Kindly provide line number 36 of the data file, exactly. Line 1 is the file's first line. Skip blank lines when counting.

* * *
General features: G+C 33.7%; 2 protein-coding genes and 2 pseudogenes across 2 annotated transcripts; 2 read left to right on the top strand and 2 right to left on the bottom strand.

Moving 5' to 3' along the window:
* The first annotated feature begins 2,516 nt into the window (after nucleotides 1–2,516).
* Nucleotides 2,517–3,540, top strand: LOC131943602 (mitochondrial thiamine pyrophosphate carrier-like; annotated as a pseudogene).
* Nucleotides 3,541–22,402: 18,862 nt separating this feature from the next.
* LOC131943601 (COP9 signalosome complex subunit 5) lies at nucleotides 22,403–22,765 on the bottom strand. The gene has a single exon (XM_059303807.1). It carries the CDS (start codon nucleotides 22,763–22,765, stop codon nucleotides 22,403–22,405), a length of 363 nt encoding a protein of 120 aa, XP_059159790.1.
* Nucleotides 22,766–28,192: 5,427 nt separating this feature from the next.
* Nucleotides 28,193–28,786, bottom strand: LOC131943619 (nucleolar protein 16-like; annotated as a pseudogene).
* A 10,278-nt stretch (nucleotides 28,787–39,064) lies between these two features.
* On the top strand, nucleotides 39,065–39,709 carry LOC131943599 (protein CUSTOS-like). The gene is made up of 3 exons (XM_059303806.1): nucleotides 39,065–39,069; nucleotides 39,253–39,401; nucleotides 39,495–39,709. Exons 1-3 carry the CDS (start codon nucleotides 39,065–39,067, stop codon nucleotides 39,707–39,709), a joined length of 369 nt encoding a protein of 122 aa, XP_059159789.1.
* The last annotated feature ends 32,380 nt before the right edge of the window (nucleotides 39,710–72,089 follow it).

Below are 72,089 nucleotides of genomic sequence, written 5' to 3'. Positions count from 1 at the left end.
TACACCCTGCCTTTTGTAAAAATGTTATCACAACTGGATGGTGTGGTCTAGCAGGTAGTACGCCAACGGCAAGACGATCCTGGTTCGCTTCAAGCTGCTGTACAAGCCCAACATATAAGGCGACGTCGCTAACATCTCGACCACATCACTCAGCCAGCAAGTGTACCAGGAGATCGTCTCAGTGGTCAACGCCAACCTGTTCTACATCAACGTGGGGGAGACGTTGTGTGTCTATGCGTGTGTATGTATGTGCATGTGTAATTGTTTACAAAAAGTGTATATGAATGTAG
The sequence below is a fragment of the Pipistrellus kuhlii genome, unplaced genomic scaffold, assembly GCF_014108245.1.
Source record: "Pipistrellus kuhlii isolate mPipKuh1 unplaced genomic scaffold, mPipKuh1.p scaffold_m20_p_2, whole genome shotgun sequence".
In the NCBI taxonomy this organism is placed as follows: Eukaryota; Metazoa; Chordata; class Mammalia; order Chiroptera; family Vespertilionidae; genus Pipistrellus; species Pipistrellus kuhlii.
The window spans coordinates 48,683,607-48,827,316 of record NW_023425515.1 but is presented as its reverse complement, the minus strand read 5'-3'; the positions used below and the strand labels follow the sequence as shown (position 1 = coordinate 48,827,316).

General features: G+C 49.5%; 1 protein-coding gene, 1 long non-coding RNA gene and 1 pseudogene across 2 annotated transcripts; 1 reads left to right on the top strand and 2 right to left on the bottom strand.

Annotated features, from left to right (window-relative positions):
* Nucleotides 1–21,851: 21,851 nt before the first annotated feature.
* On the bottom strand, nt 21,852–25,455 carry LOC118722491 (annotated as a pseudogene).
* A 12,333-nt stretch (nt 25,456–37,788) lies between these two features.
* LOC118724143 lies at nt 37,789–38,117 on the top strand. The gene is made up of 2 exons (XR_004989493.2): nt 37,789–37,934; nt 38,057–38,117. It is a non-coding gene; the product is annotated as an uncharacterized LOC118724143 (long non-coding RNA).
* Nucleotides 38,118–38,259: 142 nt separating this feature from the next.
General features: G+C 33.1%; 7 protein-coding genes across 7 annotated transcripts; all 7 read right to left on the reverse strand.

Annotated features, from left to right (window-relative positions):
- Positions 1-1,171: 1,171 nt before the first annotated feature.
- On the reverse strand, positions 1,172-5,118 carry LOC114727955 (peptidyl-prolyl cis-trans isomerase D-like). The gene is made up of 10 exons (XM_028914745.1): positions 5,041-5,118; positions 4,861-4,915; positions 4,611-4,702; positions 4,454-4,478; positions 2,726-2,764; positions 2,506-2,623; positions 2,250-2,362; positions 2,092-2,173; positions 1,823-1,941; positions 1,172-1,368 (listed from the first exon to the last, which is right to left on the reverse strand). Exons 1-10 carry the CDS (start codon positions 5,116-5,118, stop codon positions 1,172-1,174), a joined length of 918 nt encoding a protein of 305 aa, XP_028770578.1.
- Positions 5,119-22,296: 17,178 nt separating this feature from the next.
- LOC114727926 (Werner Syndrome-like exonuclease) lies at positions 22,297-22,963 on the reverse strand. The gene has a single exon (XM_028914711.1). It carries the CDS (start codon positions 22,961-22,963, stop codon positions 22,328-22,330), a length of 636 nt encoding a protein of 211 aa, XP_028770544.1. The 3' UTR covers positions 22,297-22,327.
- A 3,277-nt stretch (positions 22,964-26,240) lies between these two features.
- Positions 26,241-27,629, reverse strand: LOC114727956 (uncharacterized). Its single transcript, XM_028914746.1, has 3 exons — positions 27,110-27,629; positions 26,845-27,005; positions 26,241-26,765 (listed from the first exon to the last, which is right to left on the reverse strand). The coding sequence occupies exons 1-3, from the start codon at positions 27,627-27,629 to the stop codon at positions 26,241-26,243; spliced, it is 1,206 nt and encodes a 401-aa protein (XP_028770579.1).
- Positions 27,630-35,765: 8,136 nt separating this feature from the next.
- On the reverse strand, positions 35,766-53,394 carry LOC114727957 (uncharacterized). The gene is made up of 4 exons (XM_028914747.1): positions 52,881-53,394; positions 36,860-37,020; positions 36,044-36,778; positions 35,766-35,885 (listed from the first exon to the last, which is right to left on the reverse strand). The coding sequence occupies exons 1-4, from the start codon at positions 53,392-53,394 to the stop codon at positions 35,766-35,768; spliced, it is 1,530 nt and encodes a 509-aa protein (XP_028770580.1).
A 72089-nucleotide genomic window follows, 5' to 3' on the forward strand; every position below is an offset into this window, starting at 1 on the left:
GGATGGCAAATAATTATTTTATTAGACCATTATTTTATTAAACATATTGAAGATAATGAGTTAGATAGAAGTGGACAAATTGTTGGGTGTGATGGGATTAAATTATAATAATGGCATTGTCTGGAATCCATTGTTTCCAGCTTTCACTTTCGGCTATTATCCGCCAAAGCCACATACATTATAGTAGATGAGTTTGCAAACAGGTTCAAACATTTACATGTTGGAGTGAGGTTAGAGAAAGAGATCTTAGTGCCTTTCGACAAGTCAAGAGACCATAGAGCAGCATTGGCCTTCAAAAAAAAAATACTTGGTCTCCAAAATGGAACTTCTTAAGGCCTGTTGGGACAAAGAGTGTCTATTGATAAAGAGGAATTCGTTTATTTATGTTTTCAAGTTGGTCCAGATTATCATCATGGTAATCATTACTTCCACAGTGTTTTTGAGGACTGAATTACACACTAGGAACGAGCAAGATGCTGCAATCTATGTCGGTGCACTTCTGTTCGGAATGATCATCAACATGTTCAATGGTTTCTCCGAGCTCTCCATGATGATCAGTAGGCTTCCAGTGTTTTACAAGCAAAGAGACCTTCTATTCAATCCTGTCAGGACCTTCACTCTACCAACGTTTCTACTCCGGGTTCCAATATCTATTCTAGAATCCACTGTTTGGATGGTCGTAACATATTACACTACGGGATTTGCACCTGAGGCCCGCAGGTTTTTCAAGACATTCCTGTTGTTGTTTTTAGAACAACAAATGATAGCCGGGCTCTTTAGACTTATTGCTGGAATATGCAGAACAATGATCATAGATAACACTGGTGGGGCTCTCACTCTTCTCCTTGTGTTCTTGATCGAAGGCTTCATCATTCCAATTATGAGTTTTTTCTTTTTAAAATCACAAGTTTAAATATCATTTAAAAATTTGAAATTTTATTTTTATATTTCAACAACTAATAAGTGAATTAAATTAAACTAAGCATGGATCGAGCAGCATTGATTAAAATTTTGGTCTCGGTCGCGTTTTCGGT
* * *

GGATGGCAAATAATTATTTTATTAGACCATTATTTTATTAAACATATTGAAGATAATGAGTTAGATAGAAGTGGACAAATTGTTGGGTGTGATGGGATTAAATTATAATAATGGCATTGTCTGGAATCCATTGTTTCCAGCTTTCACTTTCGGCTATTATCCGCCAAAGCCACATACATTATAGTAGATGAGTTTGCAAACAGGTTCAAACATTTACATGTTGGAGTGAGGTTAGAGAAAGAGATCTTAGTGCCTTTCGACAAGTCAAGAGACCATAGAGCAGCATTGGCCTTCAAAAAAAAAATACTTGGTCTCCAAAATGGAACTTCTTAAGGCCTGTTGGGACAAAGAGTGTCTATTGATAAAGAGGAATTCGTTTATTTATGTTTTCAAGTTGGTCCAGATTATCATCATGGTAATCATTACTTCCACAGTGTTTTTGAGGACTGAATTACACACTAGGAACGAGCAAGATGCTGCAATCTATGTCGGTGCACTTCTGTTCGGAATGATCATCAACATGTTCAATGGTTTCTCCGAGCTCTCCATGATGATCAGTAGGCTTCCAGTGTTTTACAAGCAAAGAGACCTTCTATTCAATCCTGTCAGGACCTTCACTCTACCAACGTTTCTACTCCGGGTTCCAATATCTATTCTAGAATCCACTGTTTGGATGGTCGTAACATATTACACTACGGGATTTGCACCTGAGGCCCGCAGGTTTTTCAAGACATTCCTGTTGTTGTTTTTAGAACAACAAATGATAGCCGGGCTCTTTAGACTTATTGCTGGAATATGCAGAACAATGATCATAGATAACACTGGTGGGGCTCTCACTCTTCTCCTTGTGTTCTTGATCGAAGGCTTCATCATTCCAATTATGAGTTTTTTCTTTTTAAAATCACAAGTTTAAATATCATTTAAAAATTTGAAATTTTATTTTTATATTTCAACAACTAATAAGTGAATTAAATTAAACTAAGCATGGATCGAGCAGCATTGATTAAAATTTTGGTCTCGGTCGCGTTTTCGGT